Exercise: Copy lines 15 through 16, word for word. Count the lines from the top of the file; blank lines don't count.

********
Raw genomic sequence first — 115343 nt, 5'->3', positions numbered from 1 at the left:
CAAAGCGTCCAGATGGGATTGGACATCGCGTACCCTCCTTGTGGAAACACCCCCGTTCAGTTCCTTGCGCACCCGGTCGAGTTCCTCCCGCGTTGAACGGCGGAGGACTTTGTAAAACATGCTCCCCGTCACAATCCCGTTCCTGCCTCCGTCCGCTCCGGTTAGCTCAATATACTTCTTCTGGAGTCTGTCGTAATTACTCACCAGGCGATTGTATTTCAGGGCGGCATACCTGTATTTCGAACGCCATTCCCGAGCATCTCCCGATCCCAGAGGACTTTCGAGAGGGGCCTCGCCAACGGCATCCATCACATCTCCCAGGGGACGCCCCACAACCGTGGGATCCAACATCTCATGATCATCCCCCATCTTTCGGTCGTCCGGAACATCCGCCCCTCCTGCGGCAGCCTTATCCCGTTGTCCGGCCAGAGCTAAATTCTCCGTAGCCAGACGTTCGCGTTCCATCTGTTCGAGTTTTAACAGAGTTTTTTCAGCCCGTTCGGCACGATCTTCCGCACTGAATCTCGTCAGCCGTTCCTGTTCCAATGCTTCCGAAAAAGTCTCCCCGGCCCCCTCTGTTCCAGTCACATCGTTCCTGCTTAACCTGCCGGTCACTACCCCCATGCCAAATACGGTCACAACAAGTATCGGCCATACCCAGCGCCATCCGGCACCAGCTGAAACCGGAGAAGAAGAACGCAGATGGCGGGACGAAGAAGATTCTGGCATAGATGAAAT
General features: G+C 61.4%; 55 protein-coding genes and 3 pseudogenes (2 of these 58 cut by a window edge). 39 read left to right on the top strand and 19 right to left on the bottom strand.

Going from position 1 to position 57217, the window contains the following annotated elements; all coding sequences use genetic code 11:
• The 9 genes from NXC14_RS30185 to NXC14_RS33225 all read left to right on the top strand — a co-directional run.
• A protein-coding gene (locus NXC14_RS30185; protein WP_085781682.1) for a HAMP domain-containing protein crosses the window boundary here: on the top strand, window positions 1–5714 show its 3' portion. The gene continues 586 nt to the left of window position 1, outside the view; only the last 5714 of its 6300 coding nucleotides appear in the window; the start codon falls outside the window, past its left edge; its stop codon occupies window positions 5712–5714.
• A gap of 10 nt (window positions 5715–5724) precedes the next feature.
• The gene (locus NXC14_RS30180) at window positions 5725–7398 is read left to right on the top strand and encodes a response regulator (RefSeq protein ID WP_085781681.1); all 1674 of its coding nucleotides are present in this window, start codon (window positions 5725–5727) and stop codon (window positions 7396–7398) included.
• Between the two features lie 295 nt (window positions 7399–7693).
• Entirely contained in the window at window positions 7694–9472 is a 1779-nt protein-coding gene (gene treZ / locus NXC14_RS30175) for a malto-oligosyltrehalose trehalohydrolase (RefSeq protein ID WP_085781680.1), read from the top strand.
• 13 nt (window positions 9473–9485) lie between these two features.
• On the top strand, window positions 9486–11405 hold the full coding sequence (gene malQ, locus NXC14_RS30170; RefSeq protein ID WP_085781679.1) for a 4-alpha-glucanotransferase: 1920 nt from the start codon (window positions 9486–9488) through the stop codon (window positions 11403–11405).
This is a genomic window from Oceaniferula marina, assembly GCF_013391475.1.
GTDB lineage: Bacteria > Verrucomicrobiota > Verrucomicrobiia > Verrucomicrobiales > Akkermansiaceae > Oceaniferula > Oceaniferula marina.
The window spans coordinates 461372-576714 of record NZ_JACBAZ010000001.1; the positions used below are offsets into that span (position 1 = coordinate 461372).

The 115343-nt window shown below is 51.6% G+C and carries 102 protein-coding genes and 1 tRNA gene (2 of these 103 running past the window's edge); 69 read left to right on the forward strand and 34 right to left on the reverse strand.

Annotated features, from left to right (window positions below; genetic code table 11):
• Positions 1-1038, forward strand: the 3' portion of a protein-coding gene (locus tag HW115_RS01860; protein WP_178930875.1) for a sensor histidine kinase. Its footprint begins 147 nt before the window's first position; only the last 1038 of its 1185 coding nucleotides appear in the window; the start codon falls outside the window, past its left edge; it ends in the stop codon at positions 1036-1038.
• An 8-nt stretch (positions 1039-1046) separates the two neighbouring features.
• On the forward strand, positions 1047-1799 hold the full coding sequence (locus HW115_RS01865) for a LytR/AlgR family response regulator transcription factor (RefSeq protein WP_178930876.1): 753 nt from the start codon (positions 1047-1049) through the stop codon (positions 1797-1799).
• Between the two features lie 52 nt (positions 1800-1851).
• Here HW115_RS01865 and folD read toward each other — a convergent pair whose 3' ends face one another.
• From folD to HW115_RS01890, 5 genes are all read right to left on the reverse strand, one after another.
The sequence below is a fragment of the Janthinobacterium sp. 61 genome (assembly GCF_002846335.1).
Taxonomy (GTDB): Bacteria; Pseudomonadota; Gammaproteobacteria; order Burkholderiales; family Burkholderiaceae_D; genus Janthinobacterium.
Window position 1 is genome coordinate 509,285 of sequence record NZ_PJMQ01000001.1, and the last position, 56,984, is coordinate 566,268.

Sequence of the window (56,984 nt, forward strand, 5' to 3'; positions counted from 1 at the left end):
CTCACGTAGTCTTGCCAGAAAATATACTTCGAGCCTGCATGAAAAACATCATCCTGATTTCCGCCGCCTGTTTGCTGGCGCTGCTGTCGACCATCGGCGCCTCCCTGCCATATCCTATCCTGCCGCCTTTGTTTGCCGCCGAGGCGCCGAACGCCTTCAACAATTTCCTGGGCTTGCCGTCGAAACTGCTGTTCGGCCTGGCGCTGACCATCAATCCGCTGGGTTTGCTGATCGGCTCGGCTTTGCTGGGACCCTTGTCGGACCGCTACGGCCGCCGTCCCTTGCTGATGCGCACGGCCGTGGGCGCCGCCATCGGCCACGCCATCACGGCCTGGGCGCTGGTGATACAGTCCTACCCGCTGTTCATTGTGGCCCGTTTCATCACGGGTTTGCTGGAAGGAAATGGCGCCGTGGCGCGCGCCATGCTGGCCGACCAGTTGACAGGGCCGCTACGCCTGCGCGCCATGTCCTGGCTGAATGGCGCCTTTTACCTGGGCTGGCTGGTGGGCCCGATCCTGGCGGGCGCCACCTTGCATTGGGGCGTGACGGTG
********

The window spans coordinates 461372-576714 of record NZ_JACBAZ010000001.1; the positions used below are offsets into that span (position 1 = coordinate 461372).

The 115343-nt window shown below is 51.6% G+C and carries 102 protein-coding genes and 1 tRNA gene (2 of these 103 running past the window's edge); 69 read left to right on the forward strand and 34 right to left on the reverse strand.